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Post  Admin on Sat 24 Jan 2015 - 21:55

I stand with Israel now and forever from USA and thank all the friends of Israel for their support. 

You are either with Israel or you are with the terrorists. 

Below is proven by Archaeology all over Israel:
 1. Israel became a nation in 1312 BCE, two thousand years before the rise of Islam. 
2. Arab refugees in Israel began identifying themselves as part of a Palestinian people in 1967, two decades after the establishment of the modern State of Israel. 
3. Since the Jewish conquest in 1272 BCE, the Jews have had dominion over the land for one thousand years with a continuous presence in the land for the past 3,300 years. 
4. The only Arab dominion since the conquest in 635 CE lasted no more than 22 years. 
5. For over 3,300 years, Jerusalem has been the Jewish capital Jerusalem has never been the capital of any Arab or Muslim entity. Even when the Jordanians occupied Jerusalem, they never sought to make it their capital, and Arab leaders did not come to visit. 
6. Jerusalem is mentioned over 700 times in Tanach, the Jewish Holy Scriptures. Jerusalem is not mentioned once in the Koran. 
7. King David founded the city of Jerusalem. Mohammed never came to Jerusalem. 
8. Jews pray facing Jerusalem. Muslims pray with their backs toward Jerusalem. 
9. In 1948 the Arab refugees were encouraged to leave Israel by Arab leaders promising to purge the land of Jews. Sixty-eight percent left without ever seeing an Israeli soldier. 
10. The Jewish refugees were forced to flee from Arab lands due to Arab brutality, persecution, and slaughter.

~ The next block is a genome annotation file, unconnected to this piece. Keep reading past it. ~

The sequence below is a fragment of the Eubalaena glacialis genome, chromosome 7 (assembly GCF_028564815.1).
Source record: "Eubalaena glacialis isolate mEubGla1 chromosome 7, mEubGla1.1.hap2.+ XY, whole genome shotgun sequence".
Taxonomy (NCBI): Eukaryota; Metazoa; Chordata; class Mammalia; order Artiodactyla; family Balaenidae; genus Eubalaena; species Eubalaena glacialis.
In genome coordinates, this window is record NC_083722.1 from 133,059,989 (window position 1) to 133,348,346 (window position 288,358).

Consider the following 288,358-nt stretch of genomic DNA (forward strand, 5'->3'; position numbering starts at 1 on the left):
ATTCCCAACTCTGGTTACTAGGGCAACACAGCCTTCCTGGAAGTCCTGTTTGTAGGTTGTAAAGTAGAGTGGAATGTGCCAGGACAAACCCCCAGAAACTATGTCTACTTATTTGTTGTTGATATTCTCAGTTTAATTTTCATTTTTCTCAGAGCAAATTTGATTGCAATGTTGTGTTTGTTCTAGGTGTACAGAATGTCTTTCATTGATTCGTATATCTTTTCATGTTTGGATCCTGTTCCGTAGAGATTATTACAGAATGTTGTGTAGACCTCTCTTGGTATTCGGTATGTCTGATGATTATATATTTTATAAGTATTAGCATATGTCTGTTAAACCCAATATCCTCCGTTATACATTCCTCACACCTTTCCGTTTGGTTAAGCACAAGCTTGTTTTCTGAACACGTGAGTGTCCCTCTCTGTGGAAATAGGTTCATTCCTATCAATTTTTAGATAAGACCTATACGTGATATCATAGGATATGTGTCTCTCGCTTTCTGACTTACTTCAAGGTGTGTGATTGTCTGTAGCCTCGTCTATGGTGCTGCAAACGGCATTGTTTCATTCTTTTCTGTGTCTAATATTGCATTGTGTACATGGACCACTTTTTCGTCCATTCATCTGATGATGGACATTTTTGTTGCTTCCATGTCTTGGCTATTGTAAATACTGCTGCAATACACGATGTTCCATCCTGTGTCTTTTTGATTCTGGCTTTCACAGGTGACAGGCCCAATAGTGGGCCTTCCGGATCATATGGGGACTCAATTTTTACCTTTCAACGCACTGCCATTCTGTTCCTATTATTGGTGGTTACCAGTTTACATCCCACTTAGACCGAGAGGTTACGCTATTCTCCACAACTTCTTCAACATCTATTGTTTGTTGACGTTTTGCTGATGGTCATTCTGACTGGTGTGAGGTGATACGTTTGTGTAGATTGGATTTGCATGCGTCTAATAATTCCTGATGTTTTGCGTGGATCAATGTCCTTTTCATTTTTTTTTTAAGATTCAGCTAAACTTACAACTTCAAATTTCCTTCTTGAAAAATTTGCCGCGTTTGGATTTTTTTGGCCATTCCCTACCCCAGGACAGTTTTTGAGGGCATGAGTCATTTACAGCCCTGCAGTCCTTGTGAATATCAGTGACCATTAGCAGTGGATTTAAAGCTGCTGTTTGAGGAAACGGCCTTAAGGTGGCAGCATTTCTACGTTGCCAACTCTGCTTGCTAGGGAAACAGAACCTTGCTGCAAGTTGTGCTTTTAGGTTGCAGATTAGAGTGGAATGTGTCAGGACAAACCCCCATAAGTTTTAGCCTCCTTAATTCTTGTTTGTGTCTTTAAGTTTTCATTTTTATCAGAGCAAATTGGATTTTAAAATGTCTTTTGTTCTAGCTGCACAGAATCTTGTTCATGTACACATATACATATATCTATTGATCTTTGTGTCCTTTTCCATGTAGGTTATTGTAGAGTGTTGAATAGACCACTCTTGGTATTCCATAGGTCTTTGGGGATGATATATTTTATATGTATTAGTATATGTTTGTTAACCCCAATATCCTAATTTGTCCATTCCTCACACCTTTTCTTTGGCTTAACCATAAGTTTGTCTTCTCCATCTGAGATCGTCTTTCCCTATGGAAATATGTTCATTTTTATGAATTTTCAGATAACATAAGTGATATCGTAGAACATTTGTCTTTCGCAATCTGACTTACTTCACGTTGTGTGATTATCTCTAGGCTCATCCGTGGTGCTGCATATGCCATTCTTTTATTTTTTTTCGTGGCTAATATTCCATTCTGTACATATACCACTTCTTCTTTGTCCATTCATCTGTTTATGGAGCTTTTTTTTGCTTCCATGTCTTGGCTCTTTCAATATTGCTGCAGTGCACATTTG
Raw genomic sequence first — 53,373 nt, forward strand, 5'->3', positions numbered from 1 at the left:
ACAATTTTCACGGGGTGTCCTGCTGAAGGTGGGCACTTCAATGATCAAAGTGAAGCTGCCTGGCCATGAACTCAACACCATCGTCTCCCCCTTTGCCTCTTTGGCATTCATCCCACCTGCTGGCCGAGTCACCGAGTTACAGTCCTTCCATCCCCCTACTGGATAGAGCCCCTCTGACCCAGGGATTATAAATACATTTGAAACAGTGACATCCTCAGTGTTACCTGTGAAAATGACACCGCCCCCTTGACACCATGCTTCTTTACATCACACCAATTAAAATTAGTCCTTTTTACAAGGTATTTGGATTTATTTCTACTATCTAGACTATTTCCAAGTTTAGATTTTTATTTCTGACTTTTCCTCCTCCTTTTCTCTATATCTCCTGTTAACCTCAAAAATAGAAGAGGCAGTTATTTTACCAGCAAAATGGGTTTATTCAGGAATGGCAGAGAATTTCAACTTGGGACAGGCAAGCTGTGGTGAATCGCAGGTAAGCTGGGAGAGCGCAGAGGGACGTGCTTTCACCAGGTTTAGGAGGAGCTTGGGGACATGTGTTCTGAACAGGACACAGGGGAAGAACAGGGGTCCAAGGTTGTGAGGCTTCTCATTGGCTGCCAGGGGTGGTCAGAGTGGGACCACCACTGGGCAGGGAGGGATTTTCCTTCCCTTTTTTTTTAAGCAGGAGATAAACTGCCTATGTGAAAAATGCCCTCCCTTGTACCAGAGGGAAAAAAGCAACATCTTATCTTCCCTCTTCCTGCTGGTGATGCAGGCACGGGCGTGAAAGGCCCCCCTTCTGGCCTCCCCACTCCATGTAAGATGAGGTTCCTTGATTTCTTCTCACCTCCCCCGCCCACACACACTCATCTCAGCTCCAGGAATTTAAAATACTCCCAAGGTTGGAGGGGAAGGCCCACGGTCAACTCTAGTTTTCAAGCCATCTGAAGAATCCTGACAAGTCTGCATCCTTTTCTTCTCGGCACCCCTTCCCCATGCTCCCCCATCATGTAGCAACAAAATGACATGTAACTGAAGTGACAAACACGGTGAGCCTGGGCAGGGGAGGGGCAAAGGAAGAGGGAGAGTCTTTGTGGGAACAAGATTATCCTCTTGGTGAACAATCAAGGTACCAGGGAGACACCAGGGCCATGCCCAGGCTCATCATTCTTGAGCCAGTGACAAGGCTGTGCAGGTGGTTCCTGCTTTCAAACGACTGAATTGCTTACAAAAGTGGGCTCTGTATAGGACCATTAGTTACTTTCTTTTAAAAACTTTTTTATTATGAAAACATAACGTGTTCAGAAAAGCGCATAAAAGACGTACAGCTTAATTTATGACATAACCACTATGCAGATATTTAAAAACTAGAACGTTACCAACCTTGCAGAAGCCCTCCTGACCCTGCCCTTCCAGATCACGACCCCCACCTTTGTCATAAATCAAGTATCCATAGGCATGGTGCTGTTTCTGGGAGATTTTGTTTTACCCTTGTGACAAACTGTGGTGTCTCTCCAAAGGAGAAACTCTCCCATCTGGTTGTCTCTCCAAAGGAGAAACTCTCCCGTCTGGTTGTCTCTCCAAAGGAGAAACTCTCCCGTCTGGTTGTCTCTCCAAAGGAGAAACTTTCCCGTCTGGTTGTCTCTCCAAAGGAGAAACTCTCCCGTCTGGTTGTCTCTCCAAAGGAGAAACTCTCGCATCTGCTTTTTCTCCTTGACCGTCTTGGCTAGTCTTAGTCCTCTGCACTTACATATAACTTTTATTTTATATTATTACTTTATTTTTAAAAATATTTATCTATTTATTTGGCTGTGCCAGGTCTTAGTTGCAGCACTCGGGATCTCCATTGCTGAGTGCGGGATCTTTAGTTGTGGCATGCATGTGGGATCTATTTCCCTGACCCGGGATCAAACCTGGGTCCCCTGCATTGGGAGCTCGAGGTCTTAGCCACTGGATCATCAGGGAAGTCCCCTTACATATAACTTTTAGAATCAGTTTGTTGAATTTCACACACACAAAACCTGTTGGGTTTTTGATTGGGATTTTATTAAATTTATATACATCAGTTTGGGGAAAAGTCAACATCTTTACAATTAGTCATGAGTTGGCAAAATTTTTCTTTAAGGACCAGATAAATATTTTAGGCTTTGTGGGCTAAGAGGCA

11. The number of Arab refugees who left Israel in 1948 is estimated to be around 630,000. The number of Jewish refugees from Arab lands is estimated to be the same. 
12. Arab refugees were intentionally not absorbed or integrated into the Arab lands to which they fled, despite the vast Arab territory. Out of the 100,000,000 refugees since World War II, theirs is the only refugee group in the world that has never been absorbed or integrated into their own people's lands. Jewish refugees were completely absorbed into Israel, a country no larger than the state of New Jersey. 
13. The Arabs are represented by eight separate nations, not including the Palestinians. There is only one Jewish nation. The Arab nations initiated all five wars and lost. Israel defended itself each time and won. 14. The PLO's Charter still calls for the destruction of the State of Israel. Israel has given the Palestinians most of the West Bank land, autonomy under the Palestinian Authority, and has supplied them. 
15. Under Jordanian rule, Jewish holy sites were desecrated and the Jews were denied access to places of worship. Under Israeli rule, all Muslim and Christian sites have been preserved and made accessible to people of all faiths. 
16. The UN Record on Israel and the Arabs: of the 175 Security Council resolutions passed before 1990, 97 were directed against Israel. 
17. Of the 690 General Assembly resolutions voted on before 1990, 429 were directed against Israel. 
18. The UN was silent while 58 Jerusalem Synagogues were destroyed by the Jordanians. 
19. The UN was silent while the Jordanians systematically desecrated the ancient Jewish cemetery on the Mount of Olives. 
20. The UN was silent while the Jordanians enforced an apartheid-like a policy of preventing Jews from visiting the Temple Mount and the Western Wall. 
David Nolan"

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Post  Admin on Fri 23 May 2014 - 8:46

Israel365 Travels Back in Time with the Bible
Posted by: Tuly Weisz May 22, 2014 , 12:31 pm
“When the seventh month came and the Israelites had settled in their towns, the people assembled together as one in Jerusalem.” (Ezra 3:1)

Day 3: Traveling Back in Time with the Bible